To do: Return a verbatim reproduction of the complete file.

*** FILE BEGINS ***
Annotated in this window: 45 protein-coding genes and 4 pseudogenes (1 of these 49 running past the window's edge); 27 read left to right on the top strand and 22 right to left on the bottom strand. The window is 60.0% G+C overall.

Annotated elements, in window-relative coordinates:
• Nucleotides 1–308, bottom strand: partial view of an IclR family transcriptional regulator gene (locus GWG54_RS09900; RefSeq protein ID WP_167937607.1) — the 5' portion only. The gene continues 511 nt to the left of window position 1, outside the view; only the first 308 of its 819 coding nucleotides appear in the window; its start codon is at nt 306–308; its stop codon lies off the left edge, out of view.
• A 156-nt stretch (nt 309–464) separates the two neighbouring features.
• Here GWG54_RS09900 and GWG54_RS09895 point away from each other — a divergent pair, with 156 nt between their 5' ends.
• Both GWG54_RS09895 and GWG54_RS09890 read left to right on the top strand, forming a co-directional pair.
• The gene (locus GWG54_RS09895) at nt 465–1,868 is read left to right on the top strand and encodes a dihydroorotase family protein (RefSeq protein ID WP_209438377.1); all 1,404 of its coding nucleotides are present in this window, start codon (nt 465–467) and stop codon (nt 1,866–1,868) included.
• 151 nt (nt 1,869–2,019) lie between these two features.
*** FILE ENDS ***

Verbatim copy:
Annotated in this window: 45 protein-coding genes and 4 pseudogenes (1 of these 49 running past the window's edge); 27 read left to right on the top strand and 22 right to left on the bottom strand. The window is 60.0% G+C overall.

Annotated elements, in window-relative coordinates:
• Nucleotides 1–308, bottom strand: partial view of an IclR family transcriptional regulator gene (locus GWG54_RS09900; RefSeq protein ID WP_167937607.1) — the 5' portion only. The gene continues 511 nt to the left of window position 1, outside the view; only the first 308 of its 819 coding nucleotides appear in the window; its start codon is at nt 306–308; its stop codon lies off the left edge, out of view.
• A 156-nt stretch (nt 309–464) separates the two neighbouring features.
• Here GWG54_RS09900 and GWG54_RS09895 point away from each other — a divergent pair, with 156 nt between their 5' ends.
• Both GWG54_RS09895 and GWG54_RS09890 read left to right on the top strand, forming a co-directional pair.
• The gene (locus GWG54_RS09895) at nt 465–1,868 is read left to right on the top strand and encodes a dihydroorotase family protein (RefSeq protein ID WP_209438377.1); all 1,404 of its coding nucleotides are present in this window, start codon (nt 465–467) and stop codon (nt 1,866–1,868) included.
• 151 nt (nt 1,869–2,019) lie between these two features.